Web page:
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An article relating to this blog post on Finextra:

M-banking network Monilink sees surge in account enquires as crunch bites

Monilink, the UK mobile banking network launched by Morse spin-off Monitise and VocaLink, says it processed over one million account enquiries in October as customers feeling the economic downturn kee...

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No Mobile Transactions, Hello Fee Per Month?

I welcome confirmation of our own conclusions that customers want to use their mobile similarly to ATM usage patterns - primarily for balances. The transaction part they'll have to do without for the moment (with Monitise, until they sort out those stick on NFC thingys?)


I expect there will be some downward pressure on fees from customers when the banking industry stabilises and the competition for customers hots up. The recent churn due to loss of confidence has been a real bonus for the big banks in the depositor stakes, although many have come in from their investment management arms.

The Monilink service costs between £1.50 and £2.50 per month? Depending on the bank or type of account? Of course there is definite upward pressure on account fees from the banks. Is is the mobile the means to introduce broad fees? Is the mobile the saviour of monthly fee banking in the UK?

The customers won't notice that they only pay a couple of pence per balance anywhere on their mobile phone and are still being slugged £1 or so at the ATM for the same info from the 'same' people. Will that become an issue for Monitise and the banks?

With the potential for fraud as it is today, perhaps people will be more conscious/paranoid and check their balance at least once a day? The numbers quoted in the article seem to point to that, a big increase in the number of times customers check their balance.

Hmm, another thought, fixed fee per month and no limit to the number of times you can check your balance? Loss-leader with limits coming in later, like fees came in later after 'free' (and in fact some customers were paid £10 to sign up and try Monitise's service)?

I have seen a range of fees and then there is the network data cost. I wonder if the popularity will peak now that the monthly fee has come in, especially seeing as it was initially promoted as 'free' and of course, nothing is.

However with a limited number of 'own bank' ATM's which charge nothing, or at least less than 'other' ATMs for a balance, then a 'free' mobile anywhere-you-are balance check was going to be a winner hands down against £1+ for a single balance at the wrong ATM.

Even the network charges are ok, but when they add that ~£2 per month, those costs and fees start to stack up. Not enough to bother the average banker, unless they just joined the ranks of the under-unemployed.

I'll be curious to see how the usage is sustained in the next few months. Fees are ok by me, (the higher they are the better for new competitors) but it is looking  like basic mobile bank balance checking  will be costing around £3 per week without any transactions.

Based on an average child's balance of £1049, that is £50 in lost income just by leaving it in most accounts. So our mobile savvy child customer pays around £75 and pretty well all they get is their balance on their mobile and they use a card for transactions. The Vodafone data access charges are around £7.50 per month for pay monthly. I don't think that will work for anybody who isn't already getting the data pack.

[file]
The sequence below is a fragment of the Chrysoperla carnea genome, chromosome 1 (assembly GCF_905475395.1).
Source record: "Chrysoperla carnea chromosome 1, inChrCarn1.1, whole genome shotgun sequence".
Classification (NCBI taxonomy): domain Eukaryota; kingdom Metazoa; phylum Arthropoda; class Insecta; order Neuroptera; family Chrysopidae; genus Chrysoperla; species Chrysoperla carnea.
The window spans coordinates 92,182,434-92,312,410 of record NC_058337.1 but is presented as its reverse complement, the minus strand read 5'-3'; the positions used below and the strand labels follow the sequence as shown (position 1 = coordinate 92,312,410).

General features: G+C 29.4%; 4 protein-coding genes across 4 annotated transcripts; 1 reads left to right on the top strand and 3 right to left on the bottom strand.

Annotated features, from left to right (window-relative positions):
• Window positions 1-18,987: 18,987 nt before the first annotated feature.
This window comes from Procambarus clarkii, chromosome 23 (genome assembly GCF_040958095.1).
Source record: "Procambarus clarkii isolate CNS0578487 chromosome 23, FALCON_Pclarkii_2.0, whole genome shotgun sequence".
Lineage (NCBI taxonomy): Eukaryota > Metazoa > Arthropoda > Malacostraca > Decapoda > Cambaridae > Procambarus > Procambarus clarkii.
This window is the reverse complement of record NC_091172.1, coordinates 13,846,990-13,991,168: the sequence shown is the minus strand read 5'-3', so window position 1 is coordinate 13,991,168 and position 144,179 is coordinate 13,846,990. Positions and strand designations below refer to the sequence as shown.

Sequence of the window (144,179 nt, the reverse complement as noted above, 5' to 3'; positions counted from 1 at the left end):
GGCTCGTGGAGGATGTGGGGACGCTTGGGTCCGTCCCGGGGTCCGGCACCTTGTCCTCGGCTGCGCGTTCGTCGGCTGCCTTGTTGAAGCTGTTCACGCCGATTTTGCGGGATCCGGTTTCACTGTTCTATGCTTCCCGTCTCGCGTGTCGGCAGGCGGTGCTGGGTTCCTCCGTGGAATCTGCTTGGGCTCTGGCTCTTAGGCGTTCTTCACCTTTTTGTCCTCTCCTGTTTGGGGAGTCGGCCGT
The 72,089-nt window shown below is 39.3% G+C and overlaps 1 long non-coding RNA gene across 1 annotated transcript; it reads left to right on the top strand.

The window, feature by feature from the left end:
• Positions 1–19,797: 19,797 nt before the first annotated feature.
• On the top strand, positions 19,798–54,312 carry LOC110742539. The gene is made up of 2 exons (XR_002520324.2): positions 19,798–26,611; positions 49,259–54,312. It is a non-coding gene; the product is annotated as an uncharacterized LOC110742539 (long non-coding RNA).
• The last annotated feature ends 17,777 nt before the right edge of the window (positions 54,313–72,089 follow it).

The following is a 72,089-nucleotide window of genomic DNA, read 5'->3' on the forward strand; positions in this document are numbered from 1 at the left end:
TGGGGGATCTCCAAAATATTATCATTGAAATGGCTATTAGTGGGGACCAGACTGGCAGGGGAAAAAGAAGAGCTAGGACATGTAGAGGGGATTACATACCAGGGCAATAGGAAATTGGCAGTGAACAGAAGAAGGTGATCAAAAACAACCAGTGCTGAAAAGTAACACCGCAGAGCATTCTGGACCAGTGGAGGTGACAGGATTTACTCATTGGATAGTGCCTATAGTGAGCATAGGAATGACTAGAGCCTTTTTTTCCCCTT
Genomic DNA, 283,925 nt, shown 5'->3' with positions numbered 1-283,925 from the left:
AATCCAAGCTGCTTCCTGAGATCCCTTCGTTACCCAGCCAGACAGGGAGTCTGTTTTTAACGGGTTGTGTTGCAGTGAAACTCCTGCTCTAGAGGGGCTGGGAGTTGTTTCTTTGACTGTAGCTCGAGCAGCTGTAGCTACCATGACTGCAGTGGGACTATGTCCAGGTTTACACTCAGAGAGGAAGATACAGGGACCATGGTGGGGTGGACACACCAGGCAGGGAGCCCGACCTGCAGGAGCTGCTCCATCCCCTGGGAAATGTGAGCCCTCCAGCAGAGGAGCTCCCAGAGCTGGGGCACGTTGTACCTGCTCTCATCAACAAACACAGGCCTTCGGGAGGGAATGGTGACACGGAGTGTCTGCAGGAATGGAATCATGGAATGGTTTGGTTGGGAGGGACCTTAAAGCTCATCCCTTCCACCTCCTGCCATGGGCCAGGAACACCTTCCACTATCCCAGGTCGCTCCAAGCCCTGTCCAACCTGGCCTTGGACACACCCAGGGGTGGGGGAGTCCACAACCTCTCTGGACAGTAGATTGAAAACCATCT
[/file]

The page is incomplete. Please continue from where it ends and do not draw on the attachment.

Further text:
On the purely mobile front, let's see, how many million Brits @ ~£2 per month/£24 per annum?

Hmm.., of course the kids under 9 won't need one, and perhaps those over 75 for the moment, but that is still a healthy £1.2 billion or so.

Definitely some room for healthy competition in there. A lot of room, and very healthy.

I wonder if customers would be up for one transaction fee (from their bank) when they transfer funds into their 'mobile' account and transact from there with free balances, no transaction fees (and get to do mobile transactions of course), and no penalty fees or bank charges if they try to go over-limit all without disturbing their bank and 'attracting' fees.

ie. no fees?

Market it as no-fee's, no-penalties, no-worries banking. If you want to pay the £100 or so anyway, we'll throw in free mobile minutes and text as well.

Might be worth a shot, but how would one fund that?

Perhaps a lower (than current card networks) fee for merchants might make the plan viable? Could it be done? Perhaps a flat transaction fee for merchants, or sliding scale or percentage? What are they happy to pay?  10-20p? 50p? There would have to be some 'arrangement' for micro-payments, perhaps a a token 5p fee, after all how many payments are micro anyway? The reduced fraud losses might sweeten the deal.

A credit without credit card facility would be handy (Mr Zopa?).

That has to be more sensible than some of the crazy plans we've seen.

I'd be up for a little more sexy than that but I'll leave it there for now.

Nothing is quite free, but I think we'll see some alternatives which come a little closer than what we are seeing at the moment.

How low could it go?

I'm not sure I'd be prepared to go with a plan of paying customers £10 to try my mobile balance service, especially without a whole lot of other sexy thrown in, and then making them ante up £25 per year for it and another £85 to the telco. All without a (penny from a) single merchant transaction. Call me crazy if you like.

I couldn't see anyone raising a dollar on that plan right now.

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This post is from a series of posts in the group:

Innovation in Financial Services

A discussion of trends in innovation management within financial institutions, and the key processes, technology and cultural shifts driving innovation.

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